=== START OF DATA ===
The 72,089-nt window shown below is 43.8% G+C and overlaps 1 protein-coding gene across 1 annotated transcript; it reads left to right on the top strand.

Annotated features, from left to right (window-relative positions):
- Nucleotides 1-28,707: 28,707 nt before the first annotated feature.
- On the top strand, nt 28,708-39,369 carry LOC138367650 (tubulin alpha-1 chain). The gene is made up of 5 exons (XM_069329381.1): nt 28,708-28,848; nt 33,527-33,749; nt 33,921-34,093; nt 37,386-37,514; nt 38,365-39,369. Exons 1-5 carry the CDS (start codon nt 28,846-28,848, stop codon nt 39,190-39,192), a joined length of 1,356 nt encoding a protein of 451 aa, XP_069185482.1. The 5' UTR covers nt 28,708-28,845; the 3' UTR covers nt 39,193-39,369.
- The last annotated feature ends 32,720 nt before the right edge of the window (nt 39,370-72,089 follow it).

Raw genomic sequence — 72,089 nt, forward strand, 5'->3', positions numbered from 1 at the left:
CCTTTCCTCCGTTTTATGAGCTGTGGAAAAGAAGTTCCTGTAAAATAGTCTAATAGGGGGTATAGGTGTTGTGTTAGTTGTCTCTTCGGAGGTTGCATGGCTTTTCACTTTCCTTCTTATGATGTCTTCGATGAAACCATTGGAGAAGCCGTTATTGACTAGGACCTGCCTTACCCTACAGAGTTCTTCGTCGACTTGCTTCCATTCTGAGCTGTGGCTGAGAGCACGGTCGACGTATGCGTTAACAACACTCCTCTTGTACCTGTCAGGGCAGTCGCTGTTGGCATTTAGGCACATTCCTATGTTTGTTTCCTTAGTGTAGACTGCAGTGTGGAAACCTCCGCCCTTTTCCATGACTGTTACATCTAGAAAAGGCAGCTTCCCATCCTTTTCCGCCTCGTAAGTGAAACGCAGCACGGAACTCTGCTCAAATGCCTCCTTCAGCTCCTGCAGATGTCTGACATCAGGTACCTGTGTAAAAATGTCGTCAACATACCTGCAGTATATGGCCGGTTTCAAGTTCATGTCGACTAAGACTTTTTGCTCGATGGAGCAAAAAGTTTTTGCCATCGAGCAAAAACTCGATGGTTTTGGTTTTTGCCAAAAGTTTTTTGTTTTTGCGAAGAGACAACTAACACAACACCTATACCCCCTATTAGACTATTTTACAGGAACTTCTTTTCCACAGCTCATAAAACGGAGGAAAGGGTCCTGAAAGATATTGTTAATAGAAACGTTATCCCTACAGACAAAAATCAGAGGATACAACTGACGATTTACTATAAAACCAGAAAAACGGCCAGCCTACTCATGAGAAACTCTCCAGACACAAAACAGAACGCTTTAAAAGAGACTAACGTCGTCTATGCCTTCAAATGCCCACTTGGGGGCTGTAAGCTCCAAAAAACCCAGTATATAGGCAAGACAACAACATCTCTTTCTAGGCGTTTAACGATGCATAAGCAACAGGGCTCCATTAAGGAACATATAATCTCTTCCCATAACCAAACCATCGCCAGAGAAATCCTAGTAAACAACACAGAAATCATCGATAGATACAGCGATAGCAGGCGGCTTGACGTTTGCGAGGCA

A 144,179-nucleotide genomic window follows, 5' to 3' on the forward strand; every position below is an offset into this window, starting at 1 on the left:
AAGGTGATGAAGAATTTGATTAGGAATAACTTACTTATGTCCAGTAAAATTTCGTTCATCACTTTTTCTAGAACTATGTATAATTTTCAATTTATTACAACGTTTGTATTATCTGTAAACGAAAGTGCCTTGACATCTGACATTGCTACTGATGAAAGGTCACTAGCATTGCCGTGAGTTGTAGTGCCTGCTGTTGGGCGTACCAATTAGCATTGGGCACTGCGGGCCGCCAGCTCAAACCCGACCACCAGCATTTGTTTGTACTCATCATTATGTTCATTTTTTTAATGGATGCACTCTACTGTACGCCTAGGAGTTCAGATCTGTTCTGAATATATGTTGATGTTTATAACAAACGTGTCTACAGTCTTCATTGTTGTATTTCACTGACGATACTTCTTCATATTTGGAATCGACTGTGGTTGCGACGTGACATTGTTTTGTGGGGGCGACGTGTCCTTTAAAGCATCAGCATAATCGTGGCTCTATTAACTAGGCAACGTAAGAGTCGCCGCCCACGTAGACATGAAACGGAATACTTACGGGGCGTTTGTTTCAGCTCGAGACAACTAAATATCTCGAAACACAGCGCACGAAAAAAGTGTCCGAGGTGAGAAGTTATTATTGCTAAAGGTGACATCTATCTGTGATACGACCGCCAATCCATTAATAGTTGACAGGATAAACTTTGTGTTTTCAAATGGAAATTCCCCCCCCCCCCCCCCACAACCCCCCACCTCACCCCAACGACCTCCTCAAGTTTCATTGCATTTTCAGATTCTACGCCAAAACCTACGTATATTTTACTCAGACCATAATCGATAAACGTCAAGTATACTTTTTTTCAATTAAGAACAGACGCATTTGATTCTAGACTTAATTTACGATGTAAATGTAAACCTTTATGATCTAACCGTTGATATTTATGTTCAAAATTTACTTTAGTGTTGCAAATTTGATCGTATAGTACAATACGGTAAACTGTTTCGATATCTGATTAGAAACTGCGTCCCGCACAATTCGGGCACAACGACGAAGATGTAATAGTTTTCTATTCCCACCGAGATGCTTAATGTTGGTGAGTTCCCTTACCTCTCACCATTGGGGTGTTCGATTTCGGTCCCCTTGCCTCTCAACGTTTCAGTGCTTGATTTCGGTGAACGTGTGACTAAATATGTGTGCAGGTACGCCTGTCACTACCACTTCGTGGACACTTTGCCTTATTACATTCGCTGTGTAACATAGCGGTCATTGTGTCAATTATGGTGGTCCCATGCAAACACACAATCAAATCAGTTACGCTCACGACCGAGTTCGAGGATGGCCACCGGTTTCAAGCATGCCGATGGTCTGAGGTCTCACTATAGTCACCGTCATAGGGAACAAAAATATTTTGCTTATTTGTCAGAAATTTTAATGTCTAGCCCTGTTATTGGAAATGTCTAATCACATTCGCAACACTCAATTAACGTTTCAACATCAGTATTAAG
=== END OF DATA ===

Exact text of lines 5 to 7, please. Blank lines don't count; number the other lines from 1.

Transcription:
- The last annotated feature ends 32,720 nt before the right edge of the window (nt 39,370-72,089 follow it).

Raw genomic sequence — 72,089 nt, forward strand, 5'->3', positions numbered from 1 at the left:
CCTTTCCTCCGTTTTATGAGCTGTGGAAAAGAAGTTCCTGTAAAATAGTCTAATAGGGGGTATAGGTGTTGTGTTAGTTGTCTCTTCGGAGGTTGCATGGCTTTTCACTTTCCTTCTTATGATGTCTTCGATGAAACCATTGGAGAAGCCGTTATTGACTAGGACCTGCCTTACCCTACAGAGTTCTTCGTCGACTTGCTTCCATTCTGAGCTGTGGCTGAGAGCACGGTCGACGTATGCGTTAACAACACTCCTCTTGTACCTGTCAGGGCAGTCGCTGTTGGCATTTAGGCACATTCCTATGTTTGTTTCCTTAGTGTAGACTGCAGTGTGGAAACCTCCGCCCTTTTCCATGACTGTTACATCTAGAAAAGGCAGCTTCCCATCCTTTTCCGCCTCGTAAGTGAAACGCAGCACGGAACTCTGCTCAAATGCCTCCTTCAGCTCCTGCAGATGTCTGACATCAGGTACCTGTGTAAAAATGTCGTCAACATACCTGCAGTATATGGCCGGTTTCAAGTTCATGTCGACTAAGACTTTTTGCTCGATGGAGCAAAAAGTTTTTGCCATCGAGCAAAAACTCGATGGTTTTGGTTTTTGCCAAAAGTTTTTTGTTTTTGCGAAGAGACAACTAACACAACACCTATACCCCCTATTAGACTATTTTACAGGAACTTCTTTTCCACAGCTCATAAAACGGAGGAAAGGGTCCTGAAAGATATTGTTAATAGAAACGTTATCCCTACAGACAAAAATCAGAGGATACAACTGACGATTTACTATAAAACCAGAAAAACGGCCAGCCTACTCATGAGAAACTCTCCAGACACAAAACAGAACGCTTTAAAAGAGACTAACGTCGTCTATGCCTTCAAATGCCCACTTGGGGGCTGTAAGCTCCAAAAAACCCAGTATATAGGCAAGACAACAACATCTCTTTCTAGGCGTTTAACGATGCATAAGCAACAGGGCTCCATTAAGGAACATATAATCTCTTCCCATAACCAAACCATCGCCAGAGAAATCCTAGTAAACAACACAGAAATCATCGATAGATACAGCGATAGCAGGCGGCTTGACGTTTGCGAGGCA